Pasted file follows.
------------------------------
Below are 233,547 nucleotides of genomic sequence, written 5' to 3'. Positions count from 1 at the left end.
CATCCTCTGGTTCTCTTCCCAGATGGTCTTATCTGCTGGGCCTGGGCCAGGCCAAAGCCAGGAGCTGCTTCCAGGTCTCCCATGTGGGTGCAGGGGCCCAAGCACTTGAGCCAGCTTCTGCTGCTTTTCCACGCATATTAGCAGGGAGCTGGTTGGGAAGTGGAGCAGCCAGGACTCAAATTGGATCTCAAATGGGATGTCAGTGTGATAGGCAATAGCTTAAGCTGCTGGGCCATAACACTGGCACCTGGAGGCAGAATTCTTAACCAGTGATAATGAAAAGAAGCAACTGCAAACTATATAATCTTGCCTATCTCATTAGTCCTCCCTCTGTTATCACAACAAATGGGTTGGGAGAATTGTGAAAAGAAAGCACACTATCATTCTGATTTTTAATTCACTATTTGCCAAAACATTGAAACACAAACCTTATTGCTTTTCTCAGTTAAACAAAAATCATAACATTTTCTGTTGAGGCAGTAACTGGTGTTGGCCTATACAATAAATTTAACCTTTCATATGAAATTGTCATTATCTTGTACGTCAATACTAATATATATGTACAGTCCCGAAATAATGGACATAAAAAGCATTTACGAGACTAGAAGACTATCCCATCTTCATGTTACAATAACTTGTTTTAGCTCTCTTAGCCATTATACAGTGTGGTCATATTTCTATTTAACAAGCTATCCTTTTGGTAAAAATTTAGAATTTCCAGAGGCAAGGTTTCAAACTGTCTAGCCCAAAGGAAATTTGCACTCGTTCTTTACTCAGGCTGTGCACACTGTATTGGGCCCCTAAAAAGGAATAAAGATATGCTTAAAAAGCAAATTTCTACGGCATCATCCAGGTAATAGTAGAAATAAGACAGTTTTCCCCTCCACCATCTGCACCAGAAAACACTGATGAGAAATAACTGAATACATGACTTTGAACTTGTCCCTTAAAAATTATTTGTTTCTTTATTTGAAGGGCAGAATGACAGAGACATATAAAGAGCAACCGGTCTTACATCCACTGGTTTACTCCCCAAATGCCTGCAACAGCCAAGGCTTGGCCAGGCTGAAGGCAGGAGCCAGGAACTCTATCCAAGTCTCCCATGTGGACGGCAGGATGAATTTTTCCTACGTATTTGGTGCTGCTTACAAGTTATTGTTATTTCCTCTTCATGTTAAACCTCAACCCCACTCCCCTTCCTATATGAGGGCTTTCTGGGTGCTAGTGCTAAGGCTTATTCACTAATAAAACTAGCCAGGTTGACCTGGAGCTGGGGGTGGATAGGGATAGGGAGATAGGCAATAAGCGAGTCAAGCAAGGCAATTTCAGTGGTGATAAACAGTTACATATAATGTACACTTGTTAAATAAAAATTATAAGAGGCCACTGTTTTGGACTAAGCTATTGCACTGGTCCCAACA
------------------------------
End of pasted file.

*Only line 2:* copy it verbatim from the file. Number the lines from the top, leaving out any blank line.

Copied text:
CATCCTCTGGTTCTCTTCCCAGATGGTCTTATCTGCTGGGCCTGGGCCAGGCCAAAGCCAGGAGCTGCTTCCAGGTCTCCCATGTGGGTGCAGGGGCCCAAGCACTTGAGCCAGCTTCTGCTGCTTTTCCACGCATATTAGCAGGGAGCTGGTTGGGAAGTGGAGCAGCCAGGACTCAAATTGGATCTCAAATGGGATGTCAGTGTGATAGGCAATAGCTTAAGCTGCTGGGCCATAACACTGGCACCTGGAGGCAGAATTCTTAACCAGTGATAATGAAAAGAAGCAACTGCAAACTATATAATCTTGCCTATCTCATTAGTCCTCCCTCTGTTATCACAACAAATGGGTTGGGAGAATTGTGAAAAGAAAGCACACTATCATTCTGATTTTTAATTCACTATTTGCCAAAACATTGAAACACAAACCTTATTGCTTTTCTCAGTTAAACAAAAATCATAACATTTTCTGTTGAGGCAGTAACTGGTGTTGGCCTATACAATAAATTTAACCTTTCATATGAAATTGTCATTATCTTGTACGTCAATACTAATATATATGTACAGTCCCGAAATAATGGACATAAAAAGCATTTACGAGACTAGAAGACTATCCCATCTTCATGTTACAATAACTTGTTTTAGCTCTCTTAGCCATTATACAGTGTGGTCATATTTCTATTTAACAAGCTATCCTTTTGGTAAAAATTTAGAATTTCCAGAGGCAAGGTTTCAAACTGTCTAGCCCAAAGGAAATTTGCACTCGTTCTTTACTCAGGCTGTGCACACTGTATTGGGCCCCTAAAAAGGAATAAAGATATGCTTAAAAAGCAAATTTCTACGGCATCATCCAGGTAATAGTAGAAATAAGACAGTTTTCCCCTCCACCATCTGCACCAGAAAACACTGATGAGAAATAACTGAATACATGACTTTGAACTTGTCCCTTAAAAATTATTTGTTTCTTTATTTGAAGGGCAGAATGACAGAGACATATAAAGAGCAACCGGTCTTACATCCACTGGTTTACTCCCCAAATGCCTGCAACAGCCAAGGCTTGGCCAGGCTGAAGGCAGGAGCCAGGAACTCTATCCAAGTCTCCCATGTGGACGGCAGGATGAATTTTTCCTACGTATTTGGTGCTGCTTACAAGTTATTGTTATTTCCTCTTCATGTTAAACCTCAACCCCACTCCCCTTCCTATATGAGGGCTTTCTGGGTGCTAGTGCTAAGGCTTATTCACTAATAAAACTAGCCAGGTTGACCTGGAGCTGGGGGTGGATAGGGATAGGGAGATAGGCAATAAGCGAGTCAAGCAAGGCAATTTCAGTGGTGATAAACAGTTACATATAATGTACACTTGTTAAATAAAAATTATAAGAGGCCACTGTTTTGGACTAAGCTATTGCACTGGTCCCAACA